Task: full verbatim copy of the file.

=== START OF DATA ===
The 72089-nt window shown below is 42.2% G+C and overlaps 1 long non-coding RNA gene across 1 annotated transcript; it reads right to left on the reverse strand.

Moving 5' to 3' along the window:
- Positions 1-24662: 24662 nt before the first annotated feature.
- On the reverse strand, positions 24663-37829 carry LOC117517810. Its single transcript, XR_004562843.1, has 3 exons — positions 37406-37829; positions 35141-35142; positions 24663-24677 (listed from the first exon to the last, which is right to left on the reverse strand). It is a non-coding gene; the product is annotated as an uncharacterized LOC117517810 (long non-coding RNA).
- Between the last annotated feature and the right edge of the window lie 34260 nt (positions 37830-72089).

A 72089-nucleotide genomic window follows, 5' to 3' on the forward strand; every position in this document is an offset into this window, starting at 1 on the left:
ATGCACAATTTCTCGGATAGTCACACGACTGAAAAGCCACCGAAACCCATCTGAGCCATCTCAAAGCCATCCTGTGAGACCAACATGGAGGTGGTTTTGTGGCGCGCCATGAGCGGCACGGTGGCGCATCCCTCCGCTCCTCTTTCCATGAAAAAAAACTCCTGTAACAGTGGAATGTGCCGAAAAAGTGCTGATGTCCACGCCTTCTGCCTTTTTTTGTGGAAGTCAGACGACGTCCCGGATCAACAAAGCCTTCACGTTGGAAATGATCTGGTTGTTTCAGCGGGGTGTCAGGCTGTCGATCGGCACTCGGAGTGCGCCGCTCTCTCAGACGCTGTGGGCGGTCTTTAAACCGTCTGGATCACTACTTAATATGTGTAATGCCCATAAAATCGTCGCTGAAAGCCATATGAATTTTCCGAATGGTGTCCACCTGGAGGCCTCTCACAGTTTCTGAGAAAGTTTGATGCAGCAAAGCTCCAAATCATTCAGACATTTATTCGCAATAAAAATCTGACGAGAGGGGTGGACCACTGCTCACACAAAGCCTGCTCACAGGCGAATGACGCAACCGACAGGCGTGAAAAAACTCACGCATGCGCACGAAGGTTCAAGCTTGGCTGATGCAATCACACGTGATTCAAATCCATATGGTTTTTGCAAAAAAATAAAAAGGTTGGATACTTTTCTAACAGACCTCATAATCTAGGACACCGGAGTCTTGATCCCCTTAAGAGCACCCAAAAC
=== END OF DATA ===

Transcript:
The 72089-nt window shown below is 42.2% G+C and overlaps 1 long non-coding RNA gene across 1 annotated transcript; it reads right to left on the reverse strand.

Moving 5' to 3' along the window:
- Positions 1-24662: 24662 nt before the first annotated feature.
- On the reverse strand, positions 24663-37829 carry LOC117517810. Its single transcript, XR_004562843.1, has 3 exons — positions 37406-37829; positions 35141-35142; positions 24663-24677 (listed from the first exon to the last, which is right to left on the reverse strand). It is a non-coding gene; the product is annotated as an uncharacterized LOC117517810 (long non-coding RNA).
- Between the last annotated feature and the right edge of the window lie 34260 nt (positions 37830-72089).

A 72089-nucleotide genomic window follows, 5' to 3' on the forward strand; every position in this document is an offset into this window, starting at 1 on the left:
ATGCACAATTTCTCGGATAGTCACACGACTGAAAAGCCACCGAAACCCATCTGAGCCATCTCAAAGCCATCCTGTGAGACCAACATGGAGGTGGTTTTGTGGCGCGCCATGAGCGGCACGGTGGCGCATCCCTCCGCTCCTCTTTCCATGAAAAAAAACTCCTGTAACAGTGGAATGTGCCGAAAAAGTGCTGATGTCCACGCCTTCTGCCTTTTTTTGTGGAAGTCAGACGACGTCCCGGATCAACAAAGCCTTCACGTTGGAAATGATCTGGTTGTTTCAGCGGGGTGTCAGGCTGTCGATCGGCACTCGGAGTGCGCCGCTCTCTCAGACGCTGTGGGCGGTCTTTAAACCGTCTGGATCACTACTTAATATGTGTAATGCCCATAAAATCGTCGCTGAAAGCCATATGAATTTTCCGAATGGTGTCCACCTGGAGGCCTCTCACAGTTTCTGAGAAAGTTTGATGCAGCAAAGCTCCAAATCATTCAGACATTTATTCGCAATAAAAATCTGACGAGAGGGGTGGACCACTGCTCACACAAAGCCTGCTCACAGGCGAATGACGCAACCGACAGGCGTGAAAAAACTCACGCATGCGCACGAAGGTTCAAGCTTGGCTGATGCAATCACACGTGATTCAAATCCATATGGTTTTTGCAAAAAAATAAAAAGGTTGGATACTTTTCTAACAGACCTCATAATCTAGGACACCGGAGTCTTGATCCCCTTAAGAGCACCCAAAAC